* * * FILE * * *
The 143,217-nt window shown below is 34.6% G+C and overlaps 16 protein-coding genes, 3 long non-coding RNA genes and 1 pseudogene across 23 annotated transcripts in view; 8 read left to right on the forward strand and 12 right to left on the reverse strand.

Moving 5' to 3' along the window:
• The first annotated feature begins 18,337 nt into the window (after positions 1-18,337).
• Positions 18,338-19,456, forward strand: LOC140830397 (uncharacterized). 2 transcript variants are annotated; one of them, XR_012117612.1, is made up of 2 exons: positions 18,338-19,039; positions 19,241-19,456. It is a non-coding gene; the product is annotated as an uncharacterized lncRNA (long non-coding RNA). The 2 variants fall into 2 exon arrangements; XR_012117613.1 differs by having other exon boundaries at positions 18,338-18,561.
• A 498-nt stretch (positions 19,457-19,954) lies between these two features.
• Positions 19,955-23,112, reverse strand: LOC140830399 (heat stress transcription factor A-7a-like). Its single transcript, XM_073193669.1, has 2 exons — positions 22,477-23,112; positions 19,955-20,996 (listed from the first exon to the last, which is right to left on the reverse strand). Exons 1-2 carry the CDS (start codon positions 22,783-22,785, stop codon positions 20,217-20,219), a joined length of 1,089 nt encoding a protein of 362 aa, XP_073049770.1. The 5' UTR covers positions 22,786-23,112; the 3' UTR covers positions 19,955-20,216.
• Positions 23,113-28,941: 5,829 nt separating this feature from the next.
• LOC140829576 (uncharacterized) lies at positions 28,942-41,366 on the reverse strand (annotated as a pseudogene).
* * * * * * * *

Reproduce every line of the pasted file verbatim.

The 143,217-nt window shown below is 34.6% G+C and overlaps 16 protein-coding genes, 3 long non-coding RNA genes and 1 pseudogene across 23 annotated transcripts in view; 8 read left to right on the forward strand and 12 right to left on the reverse strand.

Moving 5' to 3' along the window:
• The first annotated feature begins 18,337 nt into the window (after positions 1-18,337).
• Positions 18,338-19,456, forward strand: LOC140830397 (uncharacterized). 2 transcript variants are annotated; one of them, XR_012117612.1, is made up of 2 exons: positions 18,338-19,039; positions 19,241-19,456. It is a non-coding gene; the product is annotated as an uncharacterized lncRNA (long non-coding RNA). The 2 variants fall into 2 exon arrangements; XR_012117613.1 differs by having other exon boundaries at positions 18,338-18,561.
• A 498-nt stretch (positions 19,457-19,954) lies between these two features.
• Positions 19,955-23,112, reverse strand: LOC140830399 (heat stress transcription factor A-7a-like). Its single transcript, XM_073193669.1, has 2 exons — positions 22,477-23,112; positions 19,955-20,996 (listed from the first exon to the last, which is right to left on the reverse strand). Exons 1-2 carry the CDS (start codon positions 22,783-22,785, stop codon positions 20,217-20,219), a joined length of 1,089 nt encoding a protein of 362 aa, XP_073049770.1. The 5' UTR covers positions 22,786-23,112; the 3' UTR covers positions 19,955-20,216.
• Positions 23,113-28,941: 5,829 nt separating this feature from the next.
• LOC140829576 (uncharacterized) lies at positions 28,942-41,366 on the reverse strand (annotated as a pseudogene).